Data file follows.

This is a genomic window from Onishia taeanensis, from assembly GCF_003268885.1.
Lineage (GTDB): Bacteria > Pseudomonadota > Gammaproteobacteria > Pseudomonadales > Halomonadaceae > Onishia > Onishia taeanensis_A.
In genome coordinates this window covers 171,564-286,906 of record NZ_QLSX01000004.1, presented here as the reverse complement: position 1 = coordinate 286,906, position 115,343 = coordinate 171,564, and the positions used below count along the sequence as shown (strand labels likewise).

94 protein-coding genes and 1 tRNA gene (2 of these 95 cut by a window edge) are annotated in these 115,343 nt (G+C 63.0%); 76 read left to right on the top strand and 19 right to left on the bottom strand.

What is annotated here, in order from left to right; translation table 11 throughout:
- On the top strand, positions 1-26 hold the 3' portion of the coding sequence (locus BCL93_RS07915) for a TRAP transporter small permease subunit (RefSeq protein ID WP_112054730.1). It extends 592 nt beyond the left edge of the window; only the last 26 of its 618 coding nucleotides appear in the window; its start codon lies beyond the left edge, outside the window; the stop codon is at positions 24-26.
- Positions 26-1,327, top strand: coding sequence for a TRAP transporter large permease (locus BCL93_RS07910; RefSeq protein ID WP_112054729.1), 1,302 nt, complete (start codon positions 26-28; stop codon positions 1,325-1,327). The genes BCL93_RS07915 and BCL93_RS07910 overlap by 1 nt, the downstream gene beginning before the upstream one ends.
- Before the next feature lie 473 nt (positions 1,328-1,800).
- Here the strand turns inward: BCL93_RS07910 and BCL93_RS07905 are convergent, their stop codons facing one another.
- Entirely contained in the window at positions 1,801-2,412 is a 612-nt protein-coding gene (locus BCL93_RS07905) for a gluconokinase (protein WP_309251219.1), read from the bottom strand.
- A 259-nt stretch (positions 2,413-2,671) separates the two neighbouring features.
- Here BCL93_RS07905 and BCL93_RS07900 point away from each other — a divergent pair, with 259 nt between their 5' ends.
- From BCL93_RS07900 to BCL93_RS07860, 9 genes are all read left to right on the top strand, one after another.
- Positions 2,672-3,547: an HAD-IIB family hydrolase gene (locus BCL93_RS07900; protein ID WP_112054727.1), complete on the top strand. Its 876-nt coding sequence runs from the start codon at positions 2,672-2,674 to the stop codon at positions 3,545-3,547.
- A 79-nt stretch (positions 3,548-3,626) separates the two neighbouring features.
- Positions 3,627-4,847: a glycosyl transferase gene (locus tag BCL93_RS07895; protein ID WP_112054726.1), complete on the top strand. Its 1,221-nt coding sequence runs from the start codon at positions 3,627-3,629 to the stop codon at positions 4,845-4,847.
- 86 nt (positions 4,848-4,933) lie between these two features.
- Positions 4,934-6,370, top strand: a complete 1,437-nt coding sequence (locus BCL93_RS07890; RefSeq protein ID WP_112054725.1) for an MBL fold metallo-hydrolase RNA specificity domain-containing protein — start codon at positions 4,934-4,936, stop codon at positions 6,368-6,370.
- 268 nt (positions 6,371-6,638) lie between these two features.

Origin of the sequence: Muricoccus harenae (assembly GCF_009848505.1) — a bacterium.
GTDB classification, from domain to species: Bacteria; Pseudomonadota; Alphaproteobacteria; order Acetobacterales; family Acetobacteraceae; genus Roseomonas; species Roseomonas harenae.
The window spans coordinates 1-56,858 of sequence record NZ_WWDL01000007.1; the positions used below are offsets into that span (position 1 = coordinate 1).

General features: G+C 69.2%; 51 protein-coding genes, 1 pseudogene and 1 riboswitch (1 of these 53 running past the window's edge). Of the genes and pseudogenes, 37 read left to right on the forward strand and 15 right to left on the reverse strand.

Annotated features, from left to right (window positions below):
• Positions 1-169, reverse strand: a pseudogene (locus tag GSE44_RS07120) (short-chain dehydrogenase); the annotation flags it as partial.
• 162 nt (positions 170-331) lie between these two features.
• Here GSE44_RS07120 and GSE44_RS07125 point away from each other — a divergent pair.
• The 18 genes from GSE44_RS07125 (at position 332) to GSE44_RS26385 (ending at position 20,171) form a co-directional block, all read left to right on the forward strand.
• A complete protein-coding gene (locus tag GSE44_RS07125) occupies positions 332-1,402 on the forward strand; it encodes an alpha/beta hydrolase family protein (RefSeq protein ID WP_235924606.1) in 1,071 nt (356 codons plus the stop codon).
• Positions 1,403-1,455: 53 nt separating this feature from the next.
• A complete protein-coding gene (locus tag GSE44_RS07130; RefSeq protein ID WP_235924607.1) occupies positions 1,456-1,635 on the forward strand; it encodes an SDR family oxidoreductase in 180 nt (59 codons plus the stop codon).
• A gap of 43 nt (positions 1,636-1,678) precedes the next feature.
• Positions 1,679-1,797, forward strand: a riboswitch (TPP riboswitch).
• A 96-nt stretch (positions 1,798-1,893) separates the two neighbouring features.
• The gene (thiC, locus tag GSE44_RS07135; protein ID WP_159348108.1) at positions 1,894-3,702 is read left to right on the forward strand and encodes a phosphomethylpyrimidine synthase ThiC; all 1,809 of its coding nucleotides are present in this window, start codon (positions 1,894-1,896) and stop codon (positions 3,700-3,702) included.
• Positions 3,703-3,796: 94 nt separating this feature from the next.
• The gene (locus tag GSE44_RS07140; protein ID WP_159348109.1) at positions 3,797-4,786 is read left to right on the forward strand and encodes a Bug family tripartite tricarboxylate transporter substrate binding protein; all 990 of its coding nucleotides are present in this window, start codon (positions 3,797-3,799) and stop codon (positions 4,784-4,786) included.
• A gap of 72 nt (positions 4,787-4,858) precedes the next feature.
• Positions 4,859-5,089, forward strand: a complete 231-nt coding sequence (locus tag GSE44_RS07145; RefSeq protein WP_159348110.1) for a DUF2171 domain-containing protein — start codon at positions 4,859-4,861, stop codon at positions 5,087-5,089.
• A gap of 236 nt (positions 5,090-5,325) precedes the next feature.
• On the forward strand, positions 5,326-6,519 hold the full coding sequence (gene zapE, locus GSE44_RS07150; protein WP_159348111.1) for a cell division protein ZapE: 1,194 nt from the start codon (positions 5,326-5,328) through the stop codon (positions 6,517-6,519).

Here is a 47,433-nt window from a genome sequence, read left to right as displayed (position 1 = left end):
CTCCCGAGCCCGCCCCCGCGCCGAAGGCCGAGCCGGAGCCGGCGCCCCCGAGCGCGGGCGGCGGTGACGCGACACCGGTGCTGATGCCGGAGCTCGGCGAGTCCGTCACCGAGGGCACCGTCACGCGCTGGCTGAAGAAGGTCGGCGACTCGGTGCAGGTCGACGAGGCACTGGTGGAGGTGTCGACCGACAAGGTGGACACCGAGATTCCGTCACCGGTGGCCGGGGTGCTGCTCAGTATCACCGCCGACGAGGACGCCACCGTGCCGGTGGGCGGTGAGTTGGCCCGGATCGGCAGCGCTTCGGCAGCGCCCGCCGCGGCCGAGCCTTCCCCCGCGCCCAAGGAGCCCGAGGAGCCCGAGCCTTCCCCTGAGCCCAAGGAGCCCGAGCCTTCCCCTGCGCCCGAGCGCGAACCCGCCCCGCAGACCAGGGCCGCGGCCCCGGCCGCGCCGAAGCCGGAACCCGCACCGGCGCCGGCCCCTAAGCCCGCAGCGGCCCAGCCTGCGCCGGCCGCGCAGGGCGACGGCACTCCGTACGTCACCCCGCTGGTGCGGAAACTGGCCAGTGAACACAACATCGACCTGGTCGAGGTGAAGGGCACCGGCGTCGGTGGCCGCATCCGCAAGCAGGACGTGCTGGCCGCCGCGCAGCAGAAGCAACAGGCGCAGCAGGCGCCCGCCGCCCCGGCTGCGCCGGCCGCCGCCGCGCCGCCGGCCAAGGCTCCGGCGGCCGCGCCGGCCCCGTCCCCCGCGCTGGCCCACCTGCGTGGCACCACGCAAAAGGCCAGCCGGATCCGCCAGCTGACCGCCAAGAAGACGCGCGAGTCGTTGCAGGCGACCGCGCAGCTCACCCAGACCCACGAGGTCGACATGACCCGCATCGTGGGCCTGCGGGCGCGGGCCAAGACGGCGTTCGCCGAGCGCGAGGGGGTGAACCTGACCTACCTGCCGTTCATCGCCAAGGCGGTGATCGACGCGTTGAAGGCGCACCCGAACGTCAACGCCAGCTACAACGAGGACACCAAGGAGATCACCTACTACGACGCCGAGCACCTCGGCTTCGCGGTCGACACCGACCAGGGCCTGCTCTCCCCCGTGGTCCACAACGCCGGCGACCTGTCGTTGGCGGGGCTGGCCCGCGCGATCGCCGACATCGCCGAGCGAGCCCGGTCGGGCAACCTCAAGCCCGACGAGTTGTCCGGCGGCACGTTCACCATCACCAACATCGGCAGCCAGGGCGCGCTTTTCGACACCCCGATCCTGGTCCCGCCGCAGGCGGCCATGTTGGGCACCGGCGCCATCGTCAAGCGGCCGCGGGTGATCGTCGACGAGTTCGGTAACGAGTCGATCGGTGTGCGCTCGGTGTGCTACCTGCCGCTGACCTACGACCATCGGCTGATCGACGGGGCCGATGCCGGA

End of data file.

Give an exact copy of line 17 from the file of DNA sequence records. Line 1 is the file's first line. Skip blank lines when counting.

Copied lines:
- 86 nt (positions 4,848-4,933) lie between these two features.